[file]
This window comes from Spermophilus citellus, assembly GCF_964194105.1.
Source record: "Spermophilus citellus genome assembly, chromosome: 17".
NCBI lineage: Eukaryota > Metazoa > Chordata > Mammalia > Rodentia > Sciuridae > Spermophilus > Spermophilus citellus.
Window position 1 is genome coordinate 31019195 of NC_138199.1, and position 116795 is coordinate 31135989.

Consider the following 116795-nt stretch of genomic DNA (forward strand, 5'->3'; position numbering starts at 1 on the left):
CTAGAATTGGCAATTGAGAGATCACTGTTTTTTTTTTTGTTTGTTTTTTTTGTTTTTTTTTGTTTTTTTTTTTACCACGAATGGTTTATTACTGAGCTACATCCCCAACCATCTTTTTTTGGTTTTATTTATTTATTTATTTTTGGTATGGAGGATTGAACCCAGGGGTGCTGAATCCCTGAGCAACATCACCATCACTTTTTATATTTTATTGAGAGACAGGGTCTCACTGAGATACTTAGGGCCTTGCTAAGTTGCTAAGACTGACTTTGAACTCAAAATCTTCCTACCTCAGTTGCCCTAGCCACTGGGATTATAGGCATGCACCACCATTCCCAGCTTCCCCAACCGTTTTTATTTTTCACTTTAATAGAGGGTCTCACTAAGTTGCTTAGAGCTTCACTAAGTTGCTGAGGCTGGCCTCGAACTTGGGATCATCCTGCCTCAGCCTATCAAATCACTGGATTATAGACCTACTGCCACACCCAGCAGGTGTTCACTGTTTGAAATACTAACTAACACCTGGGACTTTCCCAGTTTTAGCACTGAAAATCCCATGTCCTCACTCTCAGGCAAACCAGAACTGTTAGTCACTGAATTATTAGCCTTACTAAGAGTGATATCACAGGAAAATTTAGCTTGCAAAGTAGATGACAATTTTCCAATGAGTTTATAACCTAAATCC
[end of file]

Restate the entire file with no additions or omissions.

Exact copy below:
This window comes from Spermophilus citellus, assembly GCF_964194105.1.
Source record: "Spermophilus citellus genome assembly, chromosome: 17".
NCBI lineage: Eukaryota > Metazoa > Chordata > Mammalia > Rodentia > Sciuridae > Spermophilus > Spermophilus citellus.
Window position 1 is genome coordinate 31019195 of NC_138199.1, and position 116795 is coordinate 31135989.

Consider the following 116795-nt stretch of genomic DNA (forward strand, 5'->3'; position numbering starts at 1 on the left):
CTAGAATTGGCAATTGAGAGATCACTGTTTTTTTTTTTGTTTGTTTTTTTTGTTTTTTTTTGTTTTTTTTTTTACCACGAATGGTTTATTACTGAGCTACATCCCCAACCATCTTTTTTTGGTTTTATTTATTTATTTATTTTTGGTATGGAGGATTGAACCCAGGGGTGCTGAATCCCTGAGCAACATCACCATCACTTTTTATATTTTATTGAGAGACAGGGTCTCACTGAGATACTTAGGGCCTTGCTAAGTTGCTAAGACTGACTTTGAACTCAAAATCTTCCTACCTCAGTTGCCCTAGCCACTGGGATTATAGGCATGCACCACCATTCCCAGCTTCCCCAACCGTTTTTATTTTTCACTTTAATAGAGGGTCTCACTAAGTTGCTTAGAGCTTCACTAAGTTGCTGAGGCTGGCCTCGAACTTGGGATCATCCTGCCTCAGCCTATCAAATCACTGGATTATAGACCTACTGCCACACCCAGCAGGTGTTCACTGTTTGAAATACTAACTAACACCTGGGACTTTCCCAGTTTTAGCACTGAAAATCCCATGTCCTCACTCTCAGGCAAACCAGAACTGTTAGTCACTGAATTATTAGCCTTACTAAGAGTGATATCACAGGAAAATTTAGCTTGCAAAGTAGATGACAATTTTCCAATGAGTTTATAACCTAAATCC